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  1. Metals and Your Food

Arsenic in Food and Dietary Supplements

Arsenic in Food and Dietary Supplements

The FDA monitors and regulates levels of arsenic in foods, dietary supplements, as well as in cosmetics. Arsenic can occur in food because it is in the environment as a naturally occurring element and from consumer and industrial products and processes. Arsenic levels in the environment are generally low but can vary depending on the natural geological makeup of local areas. For example, volcanic eruptions can bring arsenic from the earth’s interior to the surface. Contamination from mining, fracking, coal-fired power plants, arsenic-treated lumber, and arsenic-containing pesticides also contribute to increased levels of arsenic in certain locations.

Arsenic does not disappear from the environment over time, and it is not possible to remove arsenic entirely from the food supply. The FDA, therefore, seeks to limit consumer exposure to arsenic to the greatest extent feasible by monitoring the food supply, setting action levels for arsenic in certain foods, and taking regulatory action when levels of arsenic are too high.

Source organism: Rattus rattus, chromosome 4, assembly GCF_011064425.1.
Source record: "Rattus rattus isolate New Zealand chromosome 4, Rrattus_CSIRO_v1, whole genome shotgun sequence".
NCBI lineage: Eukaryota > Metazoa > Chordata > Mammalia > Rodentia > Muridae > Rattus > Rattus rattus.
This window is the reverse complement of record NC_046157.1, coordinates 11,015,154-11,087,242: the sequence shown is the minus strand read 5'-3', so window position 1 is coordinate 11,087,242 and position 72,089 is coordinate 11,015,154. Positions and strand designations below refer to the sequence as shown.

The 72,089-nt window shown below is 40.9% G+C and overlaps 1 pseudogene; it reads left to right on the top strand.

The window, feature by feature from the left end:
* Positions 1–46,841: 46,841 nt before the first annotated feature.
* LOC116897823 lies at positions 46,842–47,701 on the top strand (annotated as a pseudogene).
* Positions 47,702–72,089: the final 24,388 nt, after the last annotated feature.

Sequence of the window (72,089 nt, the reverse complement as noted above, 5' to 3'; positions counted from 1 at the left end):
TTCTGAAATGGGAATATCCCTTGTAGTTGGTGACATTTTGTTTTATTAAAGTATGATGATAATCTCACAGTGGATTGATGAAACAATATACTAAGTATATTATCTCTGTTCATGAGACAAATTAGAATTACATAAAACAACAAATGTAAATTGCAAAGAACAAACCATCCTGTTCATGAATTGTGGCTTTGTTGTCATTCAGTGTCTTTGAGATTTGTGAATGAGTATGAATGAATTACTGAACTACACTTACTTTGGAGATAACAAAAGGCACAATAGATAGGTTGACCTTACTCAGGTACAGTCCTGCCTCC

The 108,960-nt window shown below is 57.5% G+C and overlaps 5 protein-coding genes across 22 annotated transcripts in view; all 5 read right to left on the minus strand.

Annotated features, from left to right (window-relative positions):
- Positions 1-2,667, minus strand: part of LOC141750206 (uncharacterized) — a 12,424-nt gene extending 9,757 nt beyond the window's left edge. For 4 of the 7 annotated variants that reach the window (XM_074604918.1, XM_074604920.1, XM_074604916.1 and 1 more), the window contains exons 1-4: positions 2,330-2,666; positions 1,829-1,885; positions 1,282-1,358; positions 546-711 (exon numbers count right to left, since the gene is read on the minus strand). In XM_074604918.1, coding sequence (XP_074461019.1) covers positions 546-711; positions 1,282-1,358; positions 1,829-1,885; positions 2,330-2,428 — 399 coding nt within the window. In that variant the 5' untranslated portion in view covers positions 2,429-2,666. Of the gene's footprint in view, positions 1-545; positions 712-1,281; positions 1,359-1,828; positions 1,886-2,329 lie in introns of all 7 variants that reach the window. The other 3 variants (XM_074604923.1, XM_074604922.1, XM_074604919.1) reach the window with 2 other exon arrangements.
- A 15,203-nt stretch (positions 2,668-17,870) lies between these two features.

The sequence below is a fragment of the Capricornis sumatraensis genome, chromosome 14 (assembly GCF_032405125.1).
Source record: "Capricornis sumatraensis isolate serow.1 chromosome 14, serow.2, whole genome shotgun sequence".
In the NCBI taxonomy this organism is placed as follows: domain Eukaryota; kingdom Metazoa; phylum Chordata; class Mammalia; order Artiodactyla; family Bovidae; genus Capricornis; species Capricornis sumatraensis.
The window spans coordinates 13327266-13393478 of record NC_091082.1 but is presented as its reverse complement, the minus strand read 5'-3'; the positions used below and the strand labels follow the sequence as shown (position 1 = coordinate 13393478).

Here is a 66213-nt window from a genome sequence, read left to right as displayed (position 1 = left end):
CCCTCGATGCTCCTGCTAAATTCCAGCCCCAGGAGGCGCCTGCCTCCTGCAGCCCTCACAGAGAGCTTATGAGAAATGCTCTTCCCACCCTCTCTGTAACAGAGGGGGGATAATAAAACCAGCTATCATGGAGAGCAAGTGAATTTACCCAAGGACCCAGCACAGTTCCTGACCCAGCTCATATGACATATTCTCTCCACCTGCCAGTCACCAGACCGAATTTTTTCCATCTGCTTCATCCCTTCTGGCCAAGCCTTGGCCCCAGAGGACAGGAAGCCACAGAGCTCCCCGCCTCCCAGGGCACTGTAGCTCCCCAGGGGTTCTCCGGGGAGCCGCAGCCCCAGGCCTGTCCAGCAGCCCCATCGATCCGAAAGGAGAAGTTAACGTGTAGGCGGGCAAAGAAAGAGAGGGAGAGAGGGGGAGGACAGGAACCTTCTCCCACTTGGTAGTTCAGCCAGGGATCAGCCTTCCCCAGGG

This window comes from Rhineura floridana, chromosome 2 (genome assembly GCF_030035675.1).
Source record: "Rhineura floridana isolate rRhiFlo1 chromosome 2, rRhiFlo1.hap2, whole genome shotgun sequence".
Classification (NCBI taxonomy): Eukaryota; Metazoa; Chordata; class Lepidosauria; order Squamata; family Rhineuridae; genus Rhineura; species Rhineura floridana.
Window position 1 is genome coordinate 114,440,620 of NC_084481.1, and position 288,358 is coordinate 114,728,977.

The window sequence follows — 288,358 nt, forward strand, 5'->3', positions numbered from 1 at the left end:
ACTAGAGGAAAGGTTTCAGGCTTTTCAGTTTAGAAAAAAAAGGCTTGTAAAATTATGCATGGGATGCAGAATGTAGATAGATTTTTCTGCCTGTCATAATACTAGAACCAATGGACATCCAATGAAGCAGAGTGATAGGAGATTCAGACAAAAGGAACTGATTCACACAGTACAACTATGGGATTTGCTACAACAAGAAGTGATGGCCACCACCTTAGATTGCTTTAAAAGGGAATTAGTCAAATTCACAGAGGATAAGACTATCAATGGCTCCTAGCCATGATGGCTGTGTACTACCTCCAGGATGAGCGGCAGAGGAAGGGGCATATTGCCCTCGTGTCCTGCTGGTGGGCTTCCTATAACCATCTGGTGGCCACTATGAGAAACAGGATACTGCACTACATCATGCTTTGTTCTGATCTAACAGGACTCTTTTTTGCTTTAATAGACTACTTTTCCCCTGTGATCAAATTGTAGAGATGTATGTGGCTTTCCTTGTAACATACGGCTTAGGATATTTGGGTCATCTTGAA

The FDA’s Toxic Elements Working Group identifies and prioritizes FDA activities to reduce exposure to arsenic from specific foods.  In 2021, the FDA laid out our specific activities to reduce exposure to arsenic, lead, mercury, and cadmium from foods consumed by babies and young children, in our Closer to Zero action plan.  

Tips for Limiting Exposure to Arsenic

  • Check your well water
  • Eat a varied and nutritious diet
  • Learn about juice recommendations for children
  • Get strategies for rice and infant rice cereal

What You Can Do to Limit Exposure to Arsenic

What You Can Do to Limit Exposure to Arsenic and Lead from Juices

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